For years I’ve loved Canada geese for their beauty, endurance, and spirit of aspiration. They used to stop at our lake in Connecticut during their fall migration, and we’d feed them bread scraps from the dock. Once or twice I felt their sharp, precise bills pluck the food straight from my hands; my fingers tingled long afterwards from that quick, electric touch of wildness. Years later, after moving to Minnesota, I would wave as they passed overhead, honking encouragement in great ragged chevrons heading north. Later I would meet them paddling in the Boundary Waters, sleek and unruffled. They seemed to embody a pristine freedom along with a courage and perseverance honed by epic journeys.
Writers I knew and loved shared this admiration. Mary Oliver told how, in the midst of loneliness and despair, the world “calls to you like the wild geese, harsh and exciting.” Aldo Leopold celebrated their “wild poem dropped from the murky skies” as a redemptive vision for a world haunted by ecological ruin and the human catastrophe of World War II. And in T.H. White’s The Once and Future King, wise Merlin turned Arthur into a goose as part of his education so that he could learn loyalty, love, and courage along with the wisdom and strength that leadership required.
Imagine, then, how surprised I was to find Canada geese wintering over in Cincinnati. You can spot them paddling and feeding in any open water that doesn’t freeze. They’ve colonized golf courses, parks, and cemeteries; they love effluent ponds around power plants; even the polluted creek that runs through our industrial zone holds some mysterious attraction. No one hunts them, and their predators are suppressed. They get lots to eat in our yards, lawns, and greenways, though the fertilizer they leave behind is seldom appreciated. In a word, they’ve become a nuisance. And with their new, prosperous city life, they no longer need remoteness. All this troubles my cherished iconic image of Canada geese. Their wildness feels tainted. How can they symbolize heroism and freedom? I feel as if I have lost something. Is this just one more sign of “the end of nature”?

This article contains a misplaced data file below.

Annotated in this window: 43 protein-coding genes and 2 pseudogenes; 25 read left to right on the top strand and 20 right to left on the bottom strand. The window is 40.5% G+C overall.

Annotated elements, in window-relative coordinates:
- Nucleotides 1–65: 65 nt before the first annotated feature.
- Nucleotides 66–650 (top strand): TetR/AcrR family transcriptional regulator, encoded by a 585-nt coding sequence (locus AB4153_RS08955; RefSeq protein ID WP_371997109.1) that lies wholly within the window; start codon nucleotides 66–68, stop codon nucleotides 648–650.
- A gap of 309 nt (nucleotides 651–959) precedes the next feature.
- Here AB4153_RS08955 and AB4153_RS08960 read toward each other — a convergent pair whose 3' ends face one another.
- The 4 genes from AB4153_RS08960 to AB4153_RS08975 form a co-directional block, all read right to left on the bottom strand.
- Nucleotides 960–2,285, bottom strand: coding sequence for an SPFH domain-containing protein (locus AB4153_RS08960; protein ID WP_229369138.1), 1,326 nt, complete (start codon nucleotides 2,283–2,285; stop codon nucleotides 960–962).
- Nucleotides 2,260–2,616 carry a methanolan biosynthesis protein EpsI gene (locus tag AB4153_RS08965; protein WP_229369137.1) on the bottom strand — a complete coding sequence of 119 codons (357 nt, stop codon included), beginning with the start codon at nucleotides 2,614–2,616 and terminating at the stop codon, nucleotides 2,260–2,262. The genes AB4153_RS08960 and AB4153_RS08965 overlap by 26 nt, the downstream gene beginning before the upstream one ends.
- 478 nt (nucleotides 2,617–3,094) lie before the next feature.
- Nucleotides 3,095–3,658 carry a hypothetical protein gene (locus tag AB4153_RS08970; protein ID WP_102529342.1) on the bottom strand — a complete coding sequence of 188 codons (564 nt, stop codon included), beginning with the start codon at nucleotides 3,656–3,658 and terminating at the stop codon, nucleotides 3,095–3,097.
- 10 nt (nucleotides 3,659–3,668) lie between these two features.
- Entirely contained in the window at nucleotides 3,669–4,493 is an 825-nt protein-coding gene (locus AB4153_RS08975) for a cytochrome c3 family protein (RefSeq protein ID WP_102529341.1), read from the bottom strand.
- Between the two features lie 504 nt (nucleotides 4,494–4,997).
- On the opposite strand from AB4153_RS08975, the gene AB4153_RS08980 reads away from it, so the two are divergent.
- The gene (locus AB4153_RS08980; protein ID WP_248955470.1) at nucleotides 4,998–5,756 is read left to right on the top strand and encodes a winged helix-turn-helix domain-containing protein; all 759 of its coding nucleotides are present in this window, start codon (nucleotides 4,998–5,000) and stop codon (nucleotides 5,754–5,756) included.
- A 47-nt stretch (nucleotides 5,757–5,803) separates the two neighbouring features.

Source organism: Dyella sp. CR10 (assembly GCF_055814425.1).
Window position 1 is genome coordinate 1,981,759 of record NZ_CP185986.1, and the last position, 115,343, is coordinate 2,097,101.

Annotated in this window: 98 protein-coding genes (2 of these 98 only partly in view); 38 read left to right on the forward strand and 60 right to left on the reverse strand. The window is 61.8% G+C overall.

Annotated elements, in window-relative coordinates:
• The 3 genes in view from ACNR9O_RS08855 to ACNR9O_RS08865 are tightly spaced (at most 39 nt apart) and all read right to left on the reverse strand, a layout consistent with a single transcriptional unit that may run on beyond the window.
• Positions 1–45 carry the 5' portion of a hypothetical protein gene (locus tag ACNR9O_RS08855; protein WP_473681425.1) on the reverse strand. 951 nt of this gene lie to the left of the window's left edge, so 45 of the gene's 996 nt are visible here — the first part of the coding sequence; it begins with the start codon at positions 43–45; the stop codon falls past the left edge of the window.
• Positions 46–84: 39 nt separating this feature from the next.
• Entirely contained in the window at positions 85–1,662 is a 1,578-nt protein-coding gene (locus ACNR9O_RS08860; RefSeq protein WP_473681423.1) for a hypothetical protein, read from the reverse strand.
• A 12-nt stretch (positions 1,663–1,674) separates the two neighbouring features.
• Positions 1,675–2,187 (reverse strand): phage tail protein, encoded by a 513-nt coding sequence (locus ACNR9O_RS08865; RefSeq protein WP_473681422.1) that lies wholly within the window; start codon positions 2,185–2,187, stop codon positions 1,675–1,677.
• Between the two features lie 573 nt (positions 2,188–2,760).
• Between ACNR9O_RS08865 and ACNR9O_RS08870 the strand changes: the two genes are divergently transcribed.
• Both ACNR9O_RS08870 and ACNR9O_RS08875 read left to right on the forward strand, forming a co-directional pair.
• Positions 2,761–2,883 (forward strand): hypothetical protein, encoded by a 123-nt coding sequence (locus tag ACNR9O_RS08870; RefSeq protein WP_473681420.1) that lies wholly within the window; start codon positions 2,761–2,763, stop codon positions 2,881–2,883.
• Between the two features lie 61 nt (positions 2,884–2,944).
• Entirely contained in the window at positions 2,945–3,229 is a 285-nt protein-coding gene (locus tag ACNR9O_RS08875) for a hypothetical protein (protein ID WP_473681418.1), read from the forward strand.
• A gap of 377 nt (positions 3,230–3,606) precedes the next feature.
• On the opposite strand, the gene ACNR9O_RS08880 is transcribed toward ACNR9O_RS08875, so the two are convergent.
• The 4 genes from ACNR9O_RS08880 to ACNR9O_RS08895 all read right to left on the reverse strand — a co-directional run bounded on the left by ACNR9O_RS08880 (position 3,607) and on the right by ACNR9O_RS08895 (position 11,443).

Perhaps. But it also shows how urban people like me can unthinkingly turn to wilderness, with its resident people and creatures, to validate certain romantic ideals. In his best-selling Arctic Dreams, for example, Barry Lopez celebrates the skill, knowledge, and perseverance that enable northern hunters to thrive in harsh, remote landscapes. He writes of one family who was marooned by shifting ice and survived for months after improvising tools and a boat. In effect, they recreated their entire material culture. Who among us could do that? Yet the anthropologist Richard Nelson, who lived in Arctic villages for years, also reports how one elder warned him never to travel anywhere without dental floss.
The uncomfortable fact is that urban environmentalists such as myself tend to like our savages noble, authentic, and uncorrupted, just as we like our wilderness to be pristine and wholly other. Of course, it’s hardly fair to expect others to satisfy our romantic notions. If an easier route presents itself, we take it, so why shouldn’t they? We expend great efforts to customize our environment; why blame them for taking advantage? Perhaps we want the geese to be wild and noble because we so often lack these qualities in ourselves. We need something to admire, and if dental floss is enough to disturb our Arctic dreams, how much more so these well-fed urban geese? They’re no better than fallen celebrities; they’ve sold out to comfort and convenience. To Leopold, I suspect, their presence would be a scandal.
Maybe, however, it’s a mistake to keep looking to nature for comfort or salvation. Besides, in these days of globalization, climate change, cyborgs, and genetic engineering it’s getting harder and harder to decide what’s natural or even wild. People and animals everywhere have to live where they are and do the best they can. And in fact, this is how it must be in a sustainable world, where we’ll all need to get along. Hamlet may have instructed his players that the end of poetry is “to hold as ‘twere the mirror up to nature,” but in our time of global impact, it would be truer to say that nature holds the mirror up to us. Geese in the city bring us face to face with ourselves, with our ideas, beliefs, and desires, with our own troubled and conflict-ridden character. The question that they frame in all but words is: what sort of world do we want to live in?